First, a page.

Python related confusion

Screen Link:

My Code:

opened_file = open('AppleStore.csv')
from csv import reader
read_file = reader(opened_file)
apps_data = list(read_file)

content_ratings = {'4+':0, '9+':0, '12+':0, '17+':0}


#if c_rating in content_ratings:
for c_rating in apps_data[1:][10]:
#    c_rating = row[10]
    if c_rating in content_ratings:
#        print(c_rating, 'exists as a key')
        content_ratings[c_rating] += 1
print(content_ratings)
    

What I expected to happen:

{‘4+’: 4433, ‘9+’: 987, ‘12+’: 1155, ‘17+’: 622}

What actually happened:

{'4+': 0, '9+': 1, '12+': 0, '17+': 0}

You may want to see this.

1 Like

The link @monorienaghogho so graciously provided discusses the situation where keys are not being initialized properly and therefore cannot be incremented by 1 in the conditional section: if c_rating in content_ratings. Since you have initialized your dictionary with all possible keys and set each of them to 0, and while it is a wonderful post and has some great insights, I do not believe this post will help solve your particular problem.

Since there was no Screen Link to the mission you’re working on, I tested your code using some dummy data and it worked great! Here is what I used:

from csv import reader
content_ratings = {'4+':0, '9+':0, '12+':0, '17+':0}
data = ['4+', '17+', '12+', '4+', '12+', '9+', '9+', '12+', '4+', '4+', '12+', '17+', '17+', '9+', '4+', '9+']


for c_rating in data:
    if c_rating in content_ratings:
        content_ratings[c_rating] += 1
print(content_ratings)

Output: {'4+': 5, '9+': 4, '12+': 4, '17+': 3}

Then I looked at your output and it seemed a little odd:

It managed to find one instance of '9+' but none of the others?! Ok, that’s just weird! However, it does give us a hint at what’s going wrong. It’s almost like your for loop is only testing one piece of data…and wouldn’t ya know it…it is only only testing one piece of data! Let’s look at why by inspecting this line here:

for c_rating in apps_data[1:][10]

What does this line do? It creates a variable c_rating that will loop over the iterable apps_data[1:][10]. So what is apps_data[1:][10] exactly? Well, since apps_data is a list of lists, by slicing it with [1:] we still have a list of lists but when you tack on that last [10] it gives you the list at index 10…which represents just one app, specifically the app Subway Surfers. (I found the link to the mission by following @monorienaghogho’s link and using the tags there to recreate the URL).

So now we know that your c_rating variable is looping over this list:

['512939461', 'Subway Surfers', '156038144', 'USD', '0.0', '706110', '97', '4.5', '4.0', '1.72.1', '9+', 'Games', '38', '5', '1', '1']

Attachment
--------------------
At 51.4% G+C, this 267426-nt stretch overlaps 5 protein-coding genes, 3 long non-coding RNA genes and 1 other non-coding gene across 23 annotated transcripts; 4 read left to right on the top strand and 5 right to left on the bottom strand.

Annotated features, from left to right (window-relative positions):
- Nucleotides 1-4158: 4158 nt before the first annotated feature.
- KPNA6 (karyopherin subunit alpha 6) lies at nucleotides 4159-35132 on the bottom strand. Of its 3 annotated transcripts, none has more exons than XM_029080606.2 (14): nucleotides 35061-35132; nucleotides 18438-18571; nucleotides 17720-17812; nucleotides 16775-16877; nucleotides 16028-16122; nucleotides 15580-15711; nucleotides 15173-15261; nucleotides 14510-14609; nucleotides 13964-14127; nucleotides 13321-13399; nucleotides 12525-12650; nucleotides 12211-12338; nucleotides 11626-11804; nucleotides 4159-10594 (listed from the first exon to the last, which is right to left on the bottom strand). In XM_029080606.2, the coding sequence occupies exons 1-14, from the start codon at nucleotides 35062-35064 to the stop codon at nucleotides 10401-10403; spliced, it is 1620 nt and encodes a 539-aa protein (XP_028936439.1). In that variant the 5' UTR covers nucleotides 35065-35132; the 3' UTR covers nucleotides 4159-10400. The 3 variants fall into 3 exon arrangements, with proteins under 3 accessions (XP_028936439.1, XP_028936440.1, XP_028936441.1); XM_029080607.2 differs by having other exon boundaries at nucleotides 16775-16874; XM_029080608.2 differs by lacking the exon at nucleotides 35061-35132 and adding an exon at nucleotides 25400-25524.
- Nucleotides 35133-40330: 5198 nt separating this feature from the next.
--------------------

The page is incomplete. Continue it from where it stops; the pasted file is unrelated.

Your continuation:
which explains why only your '9+' key was being found just once!

Does this make sense? Do you see how you can modify your for loop so that it loops over the correct app data? Let me know if you need more help and we can try something else.

1 Like

Thank you very much for your super clear explanation @mathmike314. Actually, I was wondering how to loop the 10th column of each row. I know there is an easier way like this:
for row in apps_data[1:]:
c_rating = row[10]
Do you think we can call the 10th column of each row in a single line (instead of defining one extra variable “row” and then assigning the 10th column of this to c_rating)?

Thank you very much for your responce.

1 Like

Unfortunately, since the data structure we are using is a list of lists, there is no way to cleanly select a “column” without using a loop. We could use a list comprehension (I’m a fan of these) but that’s still using a loop that iterates over the entire list. That would look something like this:

col_10 = [row[10] for row in apps_data[1:]]
for c_rating in col_10: #you could combine these two lines if you wanted
   ...
   ...

Or would could do this nifty little “hack” that transposes a list of lists (ie swap rows for columns) and then just select a row to iterate over:

cols_to_rows = list(zip(*apps_data[1:]))
col_10 = cols_to_rows[10]
for c_rating in col_10: #you could combine these three lines but it's not as readable
   ...
   ...

But behind the scenes, both of these involve looping over the entire dataset and doesn’t really save on computing much.

Now, if the data were stored in a pandas dataframe, that would be a lot easier and faster! Even a numpy array would afford us more options…but a list of lists? Sorry, we have to loop over it at some point in order to extract an entire column.

1 Like